Emphasis On Testing Leads To Sacrifices In Other Areas by Alfie Kohn
    Pension Loophole Exploited by Allen Pusey - The Dallas Morning News
    Focus on After-School Time for Violence Prevention from: ERIC Clearinghouse
    Beyond Books: Making the Most of Today's Library Resources by Cindy Rogers
    Master Teachers Have Healthy Self-Esteems by Glenn Dietzel
    Distance Learning and Disabled Students by Jeff Redding
    September Columns
    September Regular Features
    September Informational Items
    Gazette Home Delivery:

    About Janet Farquhar...
    Janet Farquhar has been in education most of her life and has written since she was able to put words together. Her teaching career began in a one room, rural school in Colorado, teaching sixteen pupils in seven grades. After her experience there, she returned to school to earn a degree in Christian education and spent the rest of her professional life directing the education and youth programs in a parish, later aiding her husband, an Episcopal priest, with similar programs in parishes and at a diocesan level. They have four children and one grandson all living nearby in the San Francisco Bay area.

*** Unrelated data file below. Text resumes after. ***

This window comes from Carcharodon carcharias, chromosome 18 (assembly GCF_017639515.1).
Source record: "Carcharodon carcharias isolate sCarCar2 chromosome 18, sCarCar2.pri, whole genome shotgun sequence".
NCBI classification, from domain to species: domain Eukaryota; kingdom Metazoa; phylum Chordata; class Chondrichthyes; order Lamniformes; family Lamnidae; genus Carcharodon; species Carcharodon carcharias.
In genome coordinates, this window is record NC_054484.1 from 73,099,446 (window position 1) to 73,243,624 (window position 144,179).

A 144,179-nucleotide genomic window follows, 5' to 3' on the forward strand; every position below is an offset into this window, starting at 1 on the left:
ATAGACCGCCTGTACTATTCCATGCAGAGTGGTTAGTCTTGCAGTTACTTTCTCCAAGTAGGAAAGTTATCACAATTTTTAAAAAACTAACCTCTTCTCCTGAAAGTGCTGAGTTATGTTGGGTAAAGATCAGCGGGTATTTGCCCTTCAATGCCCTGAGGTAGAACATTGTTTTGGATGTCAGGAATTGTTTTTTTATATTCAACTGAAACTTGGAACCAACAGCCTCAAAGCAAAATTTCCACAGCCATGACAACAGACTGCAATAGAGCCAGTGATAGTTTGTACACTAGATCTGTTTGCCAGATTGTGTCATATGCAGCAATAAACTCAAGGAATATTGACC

Now retired, she writes every day. She has published one book about her experiences as a rural schoolteacher, titled Taught to the Tune. She is now polishing a second book about her experiences as a clergy wife, mother and helpmeet to her husband.

    Janet also assists with art work with children who have lost a loved one.

    Taught to the Tune
    by Janet Farquhar

    $18.67 from
    More information

    Teacher Feature...

    Dear Old Golden Rule Days